European commission under fire over fuel quality directive
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Campaigners have reacted furiously to a decision by the European commission not to discriminate against oil from tar sands used as transport fuel.
The commission yesterday adopted a proposal to implement part of the Fuel Quality Directive. Article 7A of the Directive obliges suppliers to reduce by 6% the lifecycle greenhouse-gas intensity of fuel supplied for road vehicles by 2020.
An earlier proposal which would have pushed suppliers to use less oil from tar sands was rejected by the European council in 2012.
The new proposal establishes a method for calculating the carbon intensity for different fuel types; petrol, diesel, liquefied petroleum gas and compressed natural gas. Each of these fuel types will be assigned a default value based on emissions produced over their entire lifecycle.
Suppliers will have to use these values when reporting the carbon intensity of their fuel supply to member states.
However, oil from tar sands will not be differentiated from conventional oil, despite the fact that it is responsible for three to five time more climate changing emissions. Most tar sands oil comes from Canada.
EU climate action commissioner Connie Hedegaard said: “Finally the commission can present this proposal to improve the climate impact of our transport fuels. It is no secret that our initial proposal could not go through due to resistance faced in some member states.”
She also Tweeted: “On the #FQD #tarsands proposal: please remember @EU_Commission tried a tougher approach but council rejected. Still we try once again... weaker? Yes, unfortunately it had to be or we would have ended with a new no. But better than nothing. And a start.”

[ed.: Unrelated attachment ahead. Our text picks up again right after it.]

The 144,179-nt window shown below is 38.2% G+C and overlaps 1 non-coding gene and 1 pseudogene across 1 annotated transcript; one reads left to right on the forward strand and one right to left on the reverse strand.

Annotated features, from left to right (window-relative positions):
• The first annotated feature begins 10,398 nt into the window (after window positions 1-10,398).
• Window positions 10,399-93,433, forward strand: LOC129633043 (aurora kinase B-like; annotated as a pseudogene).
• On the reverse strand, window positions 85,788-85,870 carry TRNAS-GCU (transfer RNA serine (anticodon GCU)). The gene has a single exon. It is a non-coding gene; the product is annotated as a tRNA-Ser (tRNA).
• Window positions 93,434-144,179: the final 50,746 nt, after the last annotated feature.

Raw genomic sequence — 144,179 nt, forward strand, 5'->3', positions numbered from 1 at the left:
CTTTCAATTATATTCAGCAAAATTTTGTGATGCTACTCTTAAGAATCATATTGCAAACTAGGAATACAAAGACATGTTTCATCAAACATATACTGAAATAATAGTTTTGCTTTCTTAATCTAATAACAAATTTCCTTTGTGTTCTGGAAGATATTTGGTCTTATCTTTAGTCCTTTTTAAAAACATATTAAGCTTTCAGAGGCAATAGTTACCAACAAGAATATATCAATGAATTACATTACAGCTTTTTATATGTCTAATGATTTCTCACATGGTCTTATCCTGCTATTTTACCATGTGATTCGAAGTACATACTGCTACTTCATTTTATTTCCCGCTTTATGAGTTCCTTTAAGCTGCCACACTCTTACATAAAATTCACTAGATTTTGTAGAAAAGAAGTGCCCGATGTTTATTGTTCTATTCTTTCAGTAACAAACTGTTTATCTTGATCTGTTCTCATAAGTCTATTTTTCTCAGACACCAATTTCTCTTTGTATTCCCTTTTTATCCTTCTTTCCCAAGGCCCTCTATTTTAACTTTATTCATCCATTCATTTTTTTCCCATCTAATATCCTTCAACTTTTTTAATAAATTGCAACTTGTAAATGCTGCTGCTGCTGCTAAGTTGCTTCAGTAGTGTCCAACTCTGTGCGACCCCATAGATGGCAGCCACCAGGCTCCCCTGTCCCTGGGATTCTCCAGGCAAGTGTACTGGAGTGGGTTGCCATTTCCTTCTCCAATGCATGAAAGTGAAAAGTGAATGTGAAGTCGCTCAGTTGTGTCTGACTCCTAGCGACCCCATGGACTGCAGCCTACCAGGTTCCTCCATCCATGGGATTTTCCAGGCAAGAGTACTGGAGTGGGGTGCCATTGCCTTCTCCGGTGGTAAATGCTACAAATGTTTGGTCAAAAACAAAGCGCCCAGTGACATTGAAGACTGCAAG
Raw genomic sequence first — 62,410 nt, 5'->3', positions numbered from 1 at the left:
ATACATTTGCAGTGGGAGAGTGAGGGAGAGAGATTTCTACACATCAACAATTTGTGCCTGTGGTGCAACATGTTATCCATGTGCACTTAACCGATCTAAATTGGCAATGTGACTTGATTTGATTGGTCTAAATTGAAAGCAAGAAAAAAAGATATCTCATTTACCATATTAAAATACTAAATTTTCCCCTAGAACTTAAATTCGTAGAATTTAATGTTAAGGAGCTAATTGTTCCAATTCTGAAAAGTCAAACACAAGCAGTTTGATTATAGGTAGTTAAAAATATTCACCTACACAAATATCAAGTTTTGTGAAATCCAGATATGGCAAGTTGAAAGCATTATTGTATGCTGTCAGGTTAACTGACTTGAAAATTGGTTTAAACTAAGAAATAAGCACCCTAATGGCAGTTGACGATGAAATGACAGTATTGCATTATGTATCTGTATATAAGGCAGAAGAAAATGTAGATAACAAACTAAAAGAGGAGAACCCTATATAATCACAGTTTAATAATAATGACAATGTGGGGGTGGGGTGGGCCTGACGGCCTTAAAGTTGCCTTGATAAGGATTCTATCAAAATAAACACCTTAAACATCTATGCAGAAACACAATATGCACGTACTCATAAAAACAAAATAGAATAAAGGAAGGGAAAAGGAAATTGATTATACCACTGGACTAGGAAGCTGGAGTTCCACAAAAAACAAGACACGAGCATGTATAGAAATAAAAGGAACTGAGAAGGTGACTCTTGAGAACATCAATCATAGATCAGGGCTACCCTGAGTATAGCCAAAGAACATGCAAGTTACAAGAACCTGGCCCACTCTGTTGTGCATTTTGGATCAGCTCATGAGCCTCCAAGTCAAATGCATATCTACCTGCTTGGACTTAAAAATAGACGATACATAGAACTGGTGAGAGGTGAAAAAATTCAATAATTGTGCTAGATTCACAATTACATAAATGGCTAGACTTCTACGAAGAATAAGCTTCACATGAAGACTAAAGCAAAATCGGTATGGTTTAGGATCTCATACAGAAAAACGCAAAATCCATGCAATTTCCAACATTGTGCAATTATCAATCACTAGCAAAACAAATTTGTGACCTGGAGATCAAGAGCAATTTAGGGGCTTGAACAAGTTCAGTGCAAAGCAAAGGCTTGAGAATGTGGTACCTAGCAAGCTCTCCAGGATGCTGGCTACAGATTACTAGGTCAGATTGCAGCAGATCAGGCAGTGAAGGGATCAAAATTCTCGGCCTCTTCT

Liberal Democrat MEP and environmentalist columnist Catherine Bearder said she was “horrified” by the proposals. Oil from tar sands is bad for the climate, but also for the local environment around extraction sites, she said.
The proposal will have to be voted on by the European council within the next two months.
“I want Ed Davey to get enough support to block this at council. That’s where we need to mobilise support,” Bearder said.
Colin Roche, extractives campaigner with Friends of the Earth Europe, said: “The commission has recognised the highly polluting nature of tar sands, but is going to let this climate killer be used by European oil companies with no penalty at all.
“The commission has clearly seen the problem but – under heavy pressure from the oil industry and the Canadian and US government – chosen not to act on it,” he said.
Nusa Urbancic, fuels programme manager at campaign group Transport and Environment, said: “Excusing the oil industry from carbon reduction efforts is unfair, inefficient, and costly as well.”
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